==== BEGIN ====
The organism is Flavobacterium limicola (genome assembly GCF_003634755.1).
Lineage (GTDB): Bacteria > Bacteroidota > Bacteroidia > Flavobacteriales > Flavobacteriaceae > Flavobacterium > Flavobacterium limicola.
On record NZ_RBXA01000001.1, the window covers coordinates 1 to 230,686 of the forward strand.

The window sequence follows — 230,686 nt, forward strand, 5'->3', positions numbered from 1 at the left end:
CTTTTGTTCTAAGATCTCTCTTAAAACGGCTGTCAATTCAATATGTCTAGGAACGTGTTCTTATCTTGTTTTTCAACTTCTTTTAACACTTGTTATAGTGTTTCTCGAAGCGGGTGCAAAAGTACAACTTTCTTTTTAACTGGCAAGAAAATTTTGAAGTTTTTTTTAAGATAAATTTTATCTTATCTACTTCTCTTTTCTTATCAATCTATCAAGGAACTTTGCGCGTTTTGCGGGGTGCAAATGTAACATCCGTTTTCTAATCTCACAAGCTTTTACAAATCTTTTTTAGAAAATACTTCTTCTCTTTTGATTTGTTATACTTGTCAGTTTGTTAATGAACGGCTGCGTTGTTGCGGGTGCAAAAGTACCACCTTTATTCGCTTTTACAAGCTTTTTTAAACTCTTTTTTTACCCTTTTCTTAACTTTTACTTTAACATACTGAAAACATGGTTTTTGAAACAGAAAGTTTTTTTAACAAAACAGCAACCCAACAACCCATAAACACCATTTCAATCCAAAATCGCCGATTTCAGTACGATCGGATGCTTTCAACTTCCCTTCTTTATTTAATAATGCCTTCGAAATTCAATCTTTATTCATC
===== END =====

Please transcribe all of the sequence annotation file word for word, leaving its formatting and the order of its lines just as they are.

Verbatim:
The organism is Flavobacterium limicola (genome assembly GCF_003634755.1).
Lineage (GTDB): Bacteria > Bacteroidota > Bacteroidia > Flavobacteriales > Flavobacteriaceae > Flavobacterium > Flavobacterium limicola.
On record NZ_RBXA01000001.1, the window covers coordinates 1 to 230,686 of the forward strand.

The window sequence follows — 230,686 nt, forward strand, 5'->3', positions numbered from 1 at the left end:
CTTTTGTTCTAAGATCTCTCTTAAAACGGCTGTCAATTCAATATGTCTAGGAACGTGTTCTTATCTTGTTTTTCAACTTCTTTTAACACTTGTTATAGTGTTTCTCGAAGCGGGTGCAAAAGTACAACTTTCTTTTTAACTGGCAAGAAAATTTTGAAGTTTTTTTTAAGATAAATTTTATCTTATCTACTTCTCTTTTCTTATCAATCTATCAAGGAACTTTGCGCGTTTTGCGGGGTGCAAATGTAACATCCGTTTTCTAATCTCACAAGCTTTTACAAATCTTTTTTAGAAAATACTTCTTCTCTTTTGATTTGTTATACTTGTCAGTTTGTTAATGAACGGCTGCGTTGTTGCGGGTGCAAAAGTACCACCTTTATTCGCTTTTACAAGCTTTTTTAAACTCTTTTTTTACCCTTTTCTTAACTTTTACTTTAACATACTGAAAACATGGTTTTTGAAACAGAAAGTTTTTTTAACAAAACAGCAACCCAACAACCCATAAACACCATTTCAATCCAAAATCGCCGATTTCAGTACGATCGGATGCTTTCAACTTCCCTTCTTTATTTAATAATGCCTTCGAAATTCAATCTTTATTCATC